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McLeish Orlando: Bryan Sansom

Too hot for tot - the dangers of leaving your child unattended in the car this summer

Written By: Bryan Sansom 

After what felt like an endless winter, summer weather has been warmly welcomed. However, for our little ones, summer weather also poses a great risk for heat stroke and hypothermia. Although it may seem harmless to leave your child in the car while you quickly run into a coffee shop or grocery store , the summer temperatures mean that even five minutes in a locked car could have dire consequences for a child. This blog discusses the dangers of leaving your child in a car during hot summer days, as well as tips for how to prevent leaving your child by mistake.

For adults, five minutes waiting in the car with the windows down may seem acceptable; it will be hot, no doubt, but we can manage. The same is not true for an infant or young child. Their bodies overheat three to five times faster than adults. Just a few minutes in a hot car can cause headache, nausea, fatigue, shortness of breath, and all too quickly, loss of consciousness. In fact, the temperature in a parked car can rise 10° Celsius  in a matter of minutes and 19° Celsius in half an hour.

In recent news, parents and other caregivers have been charged after children died or were seriously injured due to being left unattended in a car. A notable case is that of Maximus Huyskens of Milton who was left in the car by his grandmother on a 30° Celsius day and later died from his injuries. His grandmother was charged with failing to provide the necessities of life. Although there is no specific law prohibiting one from leaving children unattended in cars, most convictions fall under Section 218 of the Criminal Code of Canada, which targets anyone who “unlawfully abandons or exposes a child…. so that its life is or is likely to be endangered or its health is or likely to be permanently injured.” A conviction under s. 218 carries with it a prison sentence of up to 5 years, however, police do evaluate each case independently, and charges are not always laid against the parent or caregiver.

The two most common incidents of death or injury to children unattended in a vehicle are accidental. The first occurs when a parent finds it more convenient to briefly leave the child in the car while they run an errand. Once the parent has left the vehicle, they may become delayed due to long check-out lines or various other inconveniences. When the parent finally returns to the car, too much time has passed and the child has suffered heat related injuries.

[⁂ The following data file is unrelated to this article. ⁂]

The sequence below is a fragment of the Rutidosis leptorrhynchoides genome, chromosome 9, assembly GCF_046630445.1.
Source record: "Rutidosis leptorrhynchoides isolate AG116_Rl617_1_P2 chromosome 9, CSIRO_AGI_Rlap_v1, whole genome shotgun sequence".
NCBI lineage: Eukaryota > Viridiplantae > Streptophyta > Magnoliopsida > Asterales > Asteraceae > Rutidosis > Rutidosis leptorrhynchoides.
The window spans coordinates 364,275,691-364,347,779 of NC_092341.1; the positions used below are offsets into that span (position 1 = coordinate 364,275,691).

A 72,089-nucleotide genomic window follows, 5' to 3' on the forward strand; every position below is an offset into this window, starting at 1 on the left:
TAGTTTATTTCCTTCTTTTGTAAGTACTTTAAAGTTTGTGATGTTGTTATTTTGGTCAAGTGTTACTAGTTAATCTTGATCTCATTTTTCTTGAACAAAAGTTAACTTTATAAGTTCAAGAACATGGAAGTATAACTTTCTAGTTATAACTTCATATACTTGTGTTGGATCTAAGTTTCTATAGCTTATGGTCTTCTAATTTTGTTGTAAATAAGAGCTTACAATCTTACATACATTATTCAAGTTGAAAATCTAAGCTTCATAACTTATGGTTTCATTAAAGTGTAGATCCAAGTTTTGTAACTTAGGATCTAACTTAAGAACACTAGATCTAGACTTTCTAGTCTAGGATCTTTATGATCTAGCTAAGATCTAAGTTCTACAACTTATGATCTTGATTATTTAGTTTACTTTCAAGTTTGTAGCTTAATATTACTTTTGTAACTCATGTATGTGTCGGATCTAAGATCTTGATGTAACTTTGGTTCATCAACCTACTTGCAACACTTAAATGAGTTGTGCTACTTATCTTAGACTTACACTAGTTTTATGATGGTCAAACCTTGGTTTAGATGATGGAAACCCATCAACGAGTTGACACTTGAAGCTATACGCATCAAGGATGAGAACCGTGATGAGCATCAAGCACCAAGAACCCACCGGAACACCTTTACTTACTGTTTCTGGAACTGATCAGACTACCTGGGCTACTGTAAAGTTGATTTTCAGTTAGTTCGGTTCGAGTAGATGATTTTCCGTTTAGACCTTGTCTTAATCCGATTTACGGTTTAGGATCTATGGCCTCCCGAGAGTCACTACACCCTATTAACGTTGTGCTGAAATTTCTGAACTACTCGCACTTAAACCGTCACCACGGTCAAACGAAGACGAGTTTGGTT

The second accidental risk of a child being left unattended to the point of injury or death is when the parents forget the child is in the car and fails to take them out after arriving at work or home. Tragically, this often happens to new parents who are sleep deprived or parents who have children in rear-facing car seats, which can make it difficult to tell from the front seat whether the child is actually inside.

Though both of these risks to children are accidental, they are also preventable. The following are a few tips to reduce the risk that your child, or anyone else’s child, is injured after being left unattended in a car this summer:

  1. Always take the child out: Even if they are sleeping or you truly believe you will only be 5 minutes, it is not worth the risk. Take the extra few minutes to bring your child with you, and you will thank yourself later.
  2. Double check your backseat every time you get out: It may seem silly when you know your child is not with you, but this habit will prevent you from ever forgetting your infant in the back seat. You can even install a sticker above your door handle or other frequently looked-at place that reminds you to take your baby out of the vehicle.
  3. Call 911 if you see a child unattended in the car: No, you are not overstepping or overreacting if you call 911 after seeing an unattended child in a vehicle on a hot day. Even if the parent is only inside for a few minutes or returns before the police arrive, it is better to be safe than sorry.

When it comes to children in cars this summer, just remember:  when in doubt, take them out.

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